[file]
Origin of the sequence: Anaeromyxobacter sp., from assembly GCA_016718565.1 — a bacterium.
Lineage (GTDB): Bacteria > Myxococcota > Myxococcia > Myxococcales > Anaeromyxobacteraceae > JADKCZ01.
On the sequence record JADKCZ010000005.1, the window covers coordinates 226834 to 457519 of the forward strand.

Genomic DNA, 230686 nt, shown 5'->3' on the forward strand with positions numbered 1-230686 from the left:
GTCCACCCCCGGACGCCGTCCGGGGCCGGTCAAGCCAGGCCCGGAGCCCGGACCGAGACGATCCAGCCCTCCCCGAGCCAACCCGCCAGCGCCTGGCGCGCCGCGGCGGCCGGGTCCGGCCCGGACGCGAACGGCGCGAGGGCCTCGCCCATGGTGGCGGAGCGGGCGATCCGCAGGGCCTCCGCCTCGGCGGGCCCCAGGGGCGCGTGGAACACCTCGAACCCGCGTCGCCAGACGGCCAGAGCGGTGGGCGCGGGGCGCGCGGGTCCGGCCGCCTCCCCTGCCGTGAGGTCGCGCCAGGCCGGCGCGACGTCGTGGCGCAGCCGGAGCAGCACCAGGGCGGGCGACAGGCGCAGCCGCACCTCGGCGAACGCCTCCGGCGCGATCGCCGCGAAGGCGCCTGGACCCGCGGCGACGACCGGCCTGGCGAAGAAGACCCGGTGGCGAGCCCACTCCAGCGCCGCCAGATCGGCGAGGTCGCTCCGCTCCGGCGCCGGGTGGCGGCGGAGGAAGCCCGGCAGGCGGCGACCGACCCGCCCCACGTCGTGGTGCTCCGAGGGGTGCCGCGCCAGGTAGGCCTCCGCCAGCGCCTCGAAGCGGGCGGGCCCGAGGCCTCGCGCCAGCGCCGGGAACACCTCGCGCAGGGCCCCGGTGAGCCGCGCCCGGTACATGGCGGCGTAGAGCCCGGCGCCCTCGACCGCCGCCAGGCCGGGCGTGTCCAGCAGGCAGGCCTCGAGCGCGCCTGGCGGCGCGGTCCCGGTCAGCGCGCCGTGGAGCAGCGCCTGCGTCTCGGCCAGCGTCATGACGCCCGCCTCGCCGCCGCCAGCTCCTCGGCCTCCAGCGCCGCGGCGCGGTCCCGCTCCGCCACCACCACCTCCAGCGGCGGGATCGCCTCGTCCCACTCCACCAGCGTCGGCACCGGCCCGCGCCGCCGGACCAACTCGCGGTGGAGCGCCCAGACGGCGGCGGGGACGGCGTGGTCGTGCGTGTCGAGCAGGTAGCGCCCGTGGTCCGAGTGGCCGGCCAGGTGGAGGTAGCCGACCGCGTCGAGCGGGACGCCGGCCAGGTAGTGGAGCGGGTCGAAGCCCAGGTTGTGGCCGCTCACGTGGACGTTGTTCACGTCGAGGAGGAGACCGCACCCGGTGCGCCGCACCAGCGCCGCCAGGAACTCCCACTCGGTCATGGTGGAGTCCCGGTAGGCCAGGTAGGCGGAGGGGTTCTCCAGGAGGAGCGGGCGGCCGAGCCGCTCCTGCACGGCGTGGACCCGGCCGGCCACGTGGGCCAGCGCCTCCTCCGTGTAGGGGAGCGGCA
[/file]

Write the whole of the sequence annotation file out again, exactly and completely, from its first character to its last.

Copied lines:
Origin of the sequence: Anaeromyxobacter sp., from assembly GCA_016718565.1 — a bacterium.
Lineage (GTDB): Bacteria > Myxococcota > Myxococcia > Myxococcales > Anaeromyxobacteraceae > JADKCZ01.
On the sequence record JADKCZ010000005.1, the window covers coordinates 226834 to 457519 of the forward strand.

Genomic DNA, 230686 nt, shown 5'->3' on the forward strand with positions numbered 1-230686 from the left:
GTCCACCCCCGGACGCCGTCCGGGGCCGGTCAAGCCAGGCCCGGAGCCCGGACCGAGACGATCCAGCCCTCCCCGAGCCAACCCGCCAGCGCCTGGCGCGCCGCGGCGGCCGGGTCCGGCCCGGACGCGAACGGCGCGAGGGCCTCGCCCATGGTGGCGGAGCGGGCGATCCGCAGGGCCTCCGCCTCGGCGGGCCCCAGGGGCGCGTGGAACACCTCGAACCCGCGTCGCCAGACGGCCAGAGCGGTGGGCGCGGGGCGCGCGGGTCCGGCCGCCTCCCCTGCCGTGAGGTCGCGCCAGGCCGGCGCGACGTCGTGGCGCAGCCGGAGCAGCACCAGGGCGGGCGACAGGCGCAGCCGCACCTCGGCGAACGCCTCCGGCGCGATCGCCGCGAAGGCGCCTGGACCCGCGGCGACGACCGGCCTGGCGAAGAAGACCCGGTGGCGAGCCCACTCCAGCGCCGCCAGATCGGCGAGGTCGCTCCGCTCCGGCGCCGGGTGGCGGCGGAGGAAGCCCGGCAGGCGGCGACCGACCCGCCCCACGTCGTGGTGCTCCGAGGGGTGCCGCGCCAGGTAGGCCTCCGCCAGCGCCTCGAAGCGGGCGGGCCCGAGGCCTCGCGCCAGCGCCGGGAACACCTCGCGCAGGGCCCCGGTGAGCCGCGCCCGGTACATGGCGGCGTAGAGCCCGGCGCCCTCGACCGCCGCCAGGCCGGGCGTGTCCAGCAGGCAGGCCTCGAGCGCGCCTGGCGGCGCGGTCCCGGTCAGCGCGCCGTGGAGCAGCGCCTGCGTCTCGGCCAGCGTCATGACGCCCGCCTCGCCGCCGCCAGCTCCTCGGCCTCCAGCGCCGCGGCGCGGTCCCGCTCCGCCACCACCACCTCCAGCGGCGGGATCGCCTCGTCCCACTCCACCAGCGTCGGCACCGGCCCGCGCCGCCGGACCAACTCGCGGTGGAGCGCCCAGACGGCGGCGGGGACGGCGTGGTCGTGCGTGTCGAGCAGGTAGCGCCCGTGGTCCGAGTGGCCGGCCAGGTGGAGGTAGCCGACCGCGTCGAGCGGGACGCCGGCCAGGTAGTGGAGCGGGTCGAAGCCCAGGTTGTGGCCGCTCACGTGGACGTTGTTCACGTCGAGGAGGAGACCGCACCCGGTGCGCCGCACCAGCGCCGCCAGGAACTCCCACTCGGTCATGGTGGAGTCCCGGTAGGCCAGGTAGGCGGAGGGGTTCTCCAGGAGGAGCGGGCGGCCGAGCCGCTCCTGCACGGCGTGGACCCGGCCGGCCACGTGGGCCAGCGCCTCCTCCGTGTAGGGGAGCGGCA